Look at their Google analytics comparing traffic between January 2018 and January 2019.
As you can see, the traffic doubled in 2019 compared to the same period the year before.
But here’s the catch:
This increase in traffic didn’t translate to an increase in revenue.
Since their traffic had doubled, shouldn’t that also mean their revenue should increase by a lot, too?
But it didn’t.
WTF was happening there?
It’s a perfectly logical question.
But it was beyond the scope of the test that we did.
See. We split test.
We split test the performance of an original page (i.e the one that you’re using NOW) against an optimized one which we make.
In these campaigns, we don’t split test between the performance of the pages from last year to the performance of the page this year.
There are too many factors that affect conversion rates at different periods in time.
For example, we may be doing the test during a different season. We may have arrived when the product was no longer that hot. Or perhaps, your current visitors have gotten so used to your page they now have ad blindness.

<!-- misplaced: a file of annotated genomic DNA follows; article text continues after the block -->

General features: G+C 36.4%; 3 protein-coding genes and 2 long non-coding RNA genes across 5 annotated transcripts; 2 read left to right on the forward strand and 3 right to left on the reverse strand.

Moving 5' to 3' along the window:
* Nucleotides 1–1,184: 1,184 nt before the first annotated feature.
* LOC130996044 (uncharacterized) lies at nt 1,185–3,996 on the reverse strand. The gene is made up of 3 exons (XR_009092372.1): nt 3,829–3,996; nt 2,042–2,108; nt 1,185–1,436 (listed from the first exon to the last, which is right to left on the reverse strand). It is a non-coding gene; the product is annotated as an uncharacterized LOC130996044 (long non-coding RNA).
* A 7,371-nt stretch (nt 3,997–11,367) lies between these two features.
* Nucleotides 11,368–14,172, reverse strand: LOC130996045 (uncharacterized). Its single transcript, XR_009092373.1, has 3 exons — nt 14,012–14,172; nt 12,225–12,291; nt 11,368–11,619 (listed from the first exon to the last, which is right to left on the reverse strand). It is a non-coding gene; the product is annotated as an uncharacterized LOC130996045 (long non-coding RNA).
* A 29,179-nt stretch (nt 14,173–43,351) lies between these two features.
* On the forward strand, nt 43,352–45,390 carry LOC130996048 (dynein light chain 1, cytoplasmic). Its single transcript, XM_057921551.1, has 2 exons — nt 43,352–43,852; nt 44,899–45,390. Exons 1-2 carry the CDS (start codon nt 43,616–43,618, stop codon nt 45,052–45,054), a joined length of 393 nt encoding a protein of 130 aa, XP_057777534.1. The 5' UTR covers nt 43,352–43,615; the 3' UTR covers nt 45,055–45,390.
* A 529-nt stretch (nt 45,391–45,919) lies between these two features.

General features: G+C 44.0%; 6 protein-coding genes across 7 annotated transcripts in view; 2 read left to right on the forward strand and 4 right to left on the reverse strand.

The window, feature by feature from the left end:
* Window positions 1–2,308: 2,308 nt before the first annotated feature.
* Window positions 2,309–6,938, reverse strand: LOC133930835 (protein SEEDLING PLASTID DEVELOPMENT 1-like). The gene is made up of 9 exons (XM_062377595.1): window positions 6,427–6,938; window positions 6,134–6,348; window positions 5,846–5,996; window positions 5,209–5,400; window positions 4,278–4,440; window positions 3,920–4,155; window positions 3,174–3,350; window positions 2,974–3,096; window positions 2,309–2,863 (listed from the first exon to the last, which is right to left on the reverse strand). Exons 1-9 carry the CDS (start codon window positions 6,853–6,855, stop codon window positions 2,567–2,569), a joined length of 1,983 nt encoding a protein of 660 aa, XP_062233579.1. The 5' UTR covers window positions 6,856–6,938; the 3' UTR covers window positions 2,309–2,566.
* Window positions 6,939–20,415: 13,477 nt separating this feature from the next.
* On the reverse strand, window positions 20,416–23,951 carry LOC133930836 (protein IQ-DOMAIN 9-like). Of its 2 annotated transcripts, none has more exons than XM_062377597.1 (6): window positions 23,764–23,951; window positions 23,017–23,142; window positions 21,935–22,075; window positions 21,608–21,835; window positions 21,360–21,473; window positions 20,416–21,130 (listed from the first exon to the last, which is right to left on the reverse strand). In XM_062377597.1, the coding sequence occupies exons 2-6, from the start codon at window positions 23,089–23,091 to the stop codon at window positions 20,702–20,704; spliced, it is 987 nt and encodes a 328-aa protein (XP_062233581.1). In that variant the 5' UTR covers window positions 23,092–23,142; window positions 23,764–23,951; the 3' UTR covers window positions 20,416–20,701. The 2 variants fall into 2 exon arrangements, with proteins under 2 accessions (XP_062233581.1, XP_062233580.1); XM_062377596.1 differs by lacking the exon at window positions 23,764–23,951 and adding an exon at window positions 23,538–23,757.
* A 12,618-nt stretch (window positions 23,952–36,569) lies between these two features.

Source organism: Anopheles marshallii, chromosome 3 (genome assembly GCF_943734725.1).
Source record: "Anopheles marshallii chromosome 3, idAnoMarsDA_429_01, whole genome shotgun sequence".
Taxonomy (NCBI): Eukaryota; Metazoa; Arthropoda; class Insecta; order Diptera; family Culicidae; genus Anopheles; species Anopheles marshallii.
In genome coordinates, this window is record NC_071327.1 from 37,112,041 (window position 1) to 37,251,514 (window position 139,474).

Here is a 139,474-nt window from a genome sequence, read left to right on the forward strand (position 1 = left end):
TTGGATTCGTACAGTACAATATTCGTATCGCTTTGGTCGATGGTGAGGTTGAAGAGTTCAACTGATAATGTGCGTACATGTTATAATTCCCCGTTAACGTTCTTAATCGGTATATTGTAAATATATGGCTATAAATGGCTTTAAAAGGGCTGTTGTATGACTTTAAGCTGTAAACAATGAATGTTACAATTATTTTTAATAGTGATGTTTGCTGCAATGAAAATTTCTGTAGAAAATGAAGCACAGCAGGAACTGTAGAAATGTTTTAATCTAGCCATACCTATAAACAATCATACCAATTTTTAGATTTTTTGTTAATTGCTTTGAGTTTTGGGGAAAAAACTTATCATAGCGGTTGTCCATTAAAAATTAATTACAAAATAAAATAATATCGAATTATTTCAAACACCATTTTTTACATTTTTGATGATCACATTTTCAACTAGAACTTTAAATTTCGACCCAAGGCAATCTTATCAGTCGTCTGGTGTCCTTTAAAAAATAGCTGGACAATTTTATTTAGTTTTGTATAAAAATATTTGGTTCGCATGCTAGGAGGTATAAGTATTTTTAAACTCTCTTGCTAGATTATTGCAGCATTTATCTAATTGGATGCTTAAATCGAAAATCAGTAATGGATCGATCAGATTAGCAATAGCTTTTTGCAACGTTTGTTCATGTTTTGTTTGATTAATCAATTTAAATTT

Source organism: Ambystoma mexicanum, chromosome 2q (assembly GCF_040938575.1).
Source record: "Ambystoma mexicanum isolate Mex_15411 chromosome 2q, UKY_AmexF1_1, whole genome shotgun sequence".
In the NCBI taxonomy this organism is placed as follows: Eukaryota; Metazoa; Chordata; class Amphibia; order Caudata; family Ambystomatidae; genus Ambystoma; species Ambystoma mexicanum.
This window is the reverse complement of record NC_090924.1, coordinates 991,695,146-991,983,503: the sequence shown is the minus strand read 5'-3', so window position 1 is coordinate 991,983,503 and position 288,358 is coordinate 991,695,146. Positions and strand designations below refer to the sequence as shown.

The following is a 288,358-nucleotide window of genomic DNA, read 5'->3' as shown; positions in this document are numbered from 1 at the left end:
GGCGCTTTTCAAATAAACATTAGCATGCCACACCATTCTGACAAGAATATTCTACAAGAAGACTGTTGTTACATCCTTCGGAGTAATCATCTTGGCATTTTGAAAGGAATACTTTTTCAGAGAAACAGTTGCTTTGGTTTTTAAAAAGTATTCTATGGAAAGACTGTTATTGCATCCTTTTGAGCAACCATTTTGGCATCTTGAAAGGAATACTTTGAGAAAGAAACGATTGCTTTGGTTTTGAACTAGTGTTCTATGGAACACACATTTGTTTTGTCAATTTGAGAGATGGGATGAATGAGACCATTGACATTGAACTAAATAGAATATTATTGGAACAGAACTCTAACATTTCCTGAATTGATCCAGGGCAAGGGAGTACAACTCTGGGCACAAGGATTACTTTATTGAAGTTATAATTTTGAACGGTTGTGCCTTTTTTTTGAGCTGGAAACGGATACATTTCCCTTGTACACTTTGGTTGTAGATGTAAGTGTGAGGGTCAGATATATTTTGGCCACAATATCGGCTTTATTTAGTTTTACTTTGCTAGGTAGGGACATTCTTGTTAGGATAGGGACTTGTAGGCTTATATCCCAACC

So when the client asked us this question, we assumed that the quality of the traffic had changed.
But you know what happens when you assume!
So we got ourselves into sleuthing mode to understand what was happening here.
We dug deep. And analyzed a whole year’s stats.
We looked at their Amazon earnings and Google analytics.
And this is what we found:
Most of the increase in traffic in the past year was for the Smartwatches page.
In 2018, this page was 1.24% of its traffic.
In 2019, this same page accounted for 44.47% of the site’s traffic.
All good, so far, right?
Who doesn’t want more visitors to their site?
But here’s the rub:
Looking at their Amazon earnings, this page was converting at only 1-2 %. That’s very low.
This meant there was something about the page that hindered conversions.